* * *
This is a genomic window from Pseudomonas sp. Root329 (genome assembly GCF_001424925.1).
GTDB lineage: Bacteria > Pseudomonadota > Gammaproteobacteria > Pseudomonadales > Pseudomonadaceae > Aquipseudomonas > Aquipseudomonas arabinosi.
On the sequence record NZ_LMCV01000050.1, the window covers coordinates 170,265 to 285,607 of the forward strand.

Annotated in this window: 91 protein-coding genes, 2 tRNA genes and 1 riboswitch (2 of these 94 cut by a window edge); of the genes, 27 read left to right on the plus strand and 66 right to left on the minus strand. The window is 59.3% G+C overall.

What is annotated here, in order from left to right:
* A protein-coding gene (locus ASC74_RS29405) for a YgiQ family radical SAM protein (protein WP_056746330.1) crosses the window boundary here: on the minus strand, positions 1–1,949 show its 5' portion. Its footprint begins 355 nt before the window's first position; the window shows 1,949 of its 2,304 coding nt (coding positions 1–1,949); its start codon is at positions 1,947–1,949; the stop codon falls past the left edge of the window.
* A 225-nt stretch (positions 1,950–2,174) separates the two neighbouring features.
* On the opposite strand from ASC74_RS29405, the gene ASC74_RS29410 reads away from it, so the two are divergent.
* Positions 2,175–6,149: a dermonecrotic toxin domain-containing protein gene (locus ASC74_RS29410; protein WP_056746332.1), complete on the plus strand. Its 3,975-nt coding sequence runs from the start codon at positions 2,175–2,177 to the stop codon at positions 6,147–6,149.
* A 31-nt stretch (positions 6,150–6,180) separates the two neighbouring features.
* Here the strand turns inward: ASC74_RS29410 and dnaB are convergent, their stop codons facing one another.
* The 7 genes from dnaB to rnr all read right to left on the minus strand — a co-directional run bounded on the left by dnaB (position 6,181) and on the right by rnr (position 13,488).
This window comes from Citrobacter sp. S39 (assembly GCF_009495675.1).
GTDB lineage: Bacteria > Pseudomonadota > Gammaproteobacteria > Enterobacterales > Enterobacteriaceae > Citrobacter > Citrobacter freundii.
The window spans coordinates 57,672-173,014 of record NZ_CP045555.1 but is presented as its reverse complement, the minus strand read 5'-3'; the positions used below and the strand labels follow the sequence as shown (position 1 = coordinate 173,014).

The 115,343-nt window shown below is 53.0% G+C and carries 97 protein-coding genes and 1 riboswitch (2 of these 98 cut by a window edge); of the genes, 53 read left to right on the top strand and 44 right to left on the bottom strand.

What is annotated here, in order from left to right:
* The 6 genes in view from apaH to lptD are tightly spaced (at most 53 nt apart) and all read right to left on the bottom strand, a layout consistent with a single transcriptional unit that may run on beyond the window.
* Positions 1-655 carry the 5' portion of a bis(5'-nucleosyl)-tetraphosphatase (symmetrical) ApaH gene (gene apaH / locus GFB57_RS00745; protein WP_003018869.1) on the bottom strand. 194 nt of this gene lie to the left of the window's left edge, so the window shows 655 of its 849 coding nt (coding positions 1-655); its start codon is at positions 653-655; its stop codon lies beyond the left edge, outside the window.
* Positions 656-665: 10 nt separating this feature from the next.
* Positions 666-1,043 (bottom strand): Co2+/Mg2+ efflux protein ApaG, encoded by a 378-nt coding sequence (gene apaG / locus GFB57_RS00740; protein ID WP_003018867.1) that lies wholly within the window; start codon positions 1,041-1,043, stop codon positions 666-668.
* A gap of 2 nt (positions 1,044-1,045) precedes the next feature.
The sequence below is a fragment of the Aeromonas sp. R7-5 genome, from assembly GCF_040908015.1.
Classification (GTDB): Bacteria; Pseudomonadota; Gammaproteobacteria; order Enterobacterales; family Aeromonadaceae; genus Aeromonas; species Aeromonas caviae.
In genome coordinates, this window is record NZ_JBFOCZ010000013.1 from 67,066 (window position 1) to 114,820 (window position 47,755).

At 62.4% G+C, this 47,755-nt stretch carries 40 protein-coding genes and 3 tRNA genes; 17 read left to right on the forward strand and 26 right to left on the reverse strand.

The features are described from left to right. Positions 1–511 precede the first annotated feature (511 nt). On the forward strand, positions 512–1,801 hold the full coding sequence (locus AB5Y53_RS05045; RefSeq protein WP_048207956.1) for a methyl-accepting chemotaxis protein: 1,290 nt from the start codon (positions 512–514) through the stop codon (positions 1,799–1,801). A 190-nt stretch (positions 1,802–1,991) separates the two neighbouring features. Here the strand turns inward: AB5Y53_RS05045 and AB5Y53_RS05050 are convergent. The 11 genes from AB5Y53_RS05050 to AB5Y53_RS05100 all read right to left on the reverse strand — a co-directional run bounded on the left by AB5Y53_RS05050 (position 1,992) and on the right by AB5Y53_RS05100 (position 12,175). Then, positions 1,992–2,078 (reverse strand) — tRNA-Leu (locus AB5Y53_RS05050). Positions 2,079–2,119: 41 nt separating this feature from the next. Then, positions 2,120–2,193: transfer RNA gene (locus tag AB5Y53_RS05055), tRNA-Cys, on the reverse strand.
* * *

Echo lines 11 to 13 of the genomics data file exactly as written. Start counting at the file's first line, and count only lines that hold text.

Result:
* Here the strand turns inward: ASC74_RS29410 and dnaB are convergent, their stop codons facing one another.
* The 7 genes from dnaB to rnr all read right to left on the minus strand — a co-directional run bounded on the left by dnaB (position 6,181) and on the right by rnr (position 13,488).
This window comes from Citrobacter sp. S39 (assembly GCF_009495675.1).